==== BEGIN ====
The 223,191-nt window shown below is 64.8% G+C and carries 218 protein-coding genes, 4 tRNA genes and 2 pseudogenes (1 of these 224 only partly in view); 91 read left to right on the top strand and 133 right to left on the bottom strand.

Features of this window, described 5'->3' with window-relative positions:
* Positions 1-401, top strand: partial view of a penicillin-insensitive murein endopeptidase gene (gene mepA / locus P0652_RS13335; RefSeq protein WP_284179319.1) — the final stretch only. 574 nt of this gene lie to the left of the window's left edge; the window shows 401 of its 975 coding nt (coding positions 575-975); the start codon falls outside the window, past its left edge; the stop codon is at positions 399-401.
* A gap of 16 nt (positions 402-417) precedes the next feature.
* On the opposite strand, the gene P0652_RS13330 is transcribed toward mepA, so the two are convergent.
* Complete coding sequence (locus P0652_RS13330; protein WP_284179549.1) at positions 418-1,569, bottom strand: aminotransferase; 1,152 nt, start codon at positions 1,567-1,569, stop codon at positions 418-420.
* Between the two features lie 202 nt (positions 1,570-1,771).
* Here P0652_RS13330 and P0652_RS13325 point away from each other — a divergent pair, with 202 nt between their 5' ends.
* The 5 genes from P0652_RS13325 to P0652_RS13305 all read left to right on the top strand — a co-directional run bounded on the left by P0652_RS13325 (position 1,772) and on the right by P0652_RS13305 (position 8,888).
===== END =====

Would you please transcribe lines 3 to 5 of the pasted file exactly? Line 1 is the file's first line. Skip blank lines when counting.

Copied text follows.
* Positions 1-401, top strand: partial view of a penicillin-insensitive murein endopeptidase gene (gene mepA / locus P0652_RS13335; RefSeq protein WP_284179319.1) — the final stretch only. 574 nt of this gene lie to the left of the window's left edge; the window shows 401 of its 975 coding nt (coding positions 575-975); the start codon falls outside the window, past its left edge; the stop codon is at positions 399-401.
* A gap of 16 nt (positions 402-417) precedes the next feature.
* On the opposite strand, the gene P0652_RS13330 is transcribed toward mepA, so the two are convergent.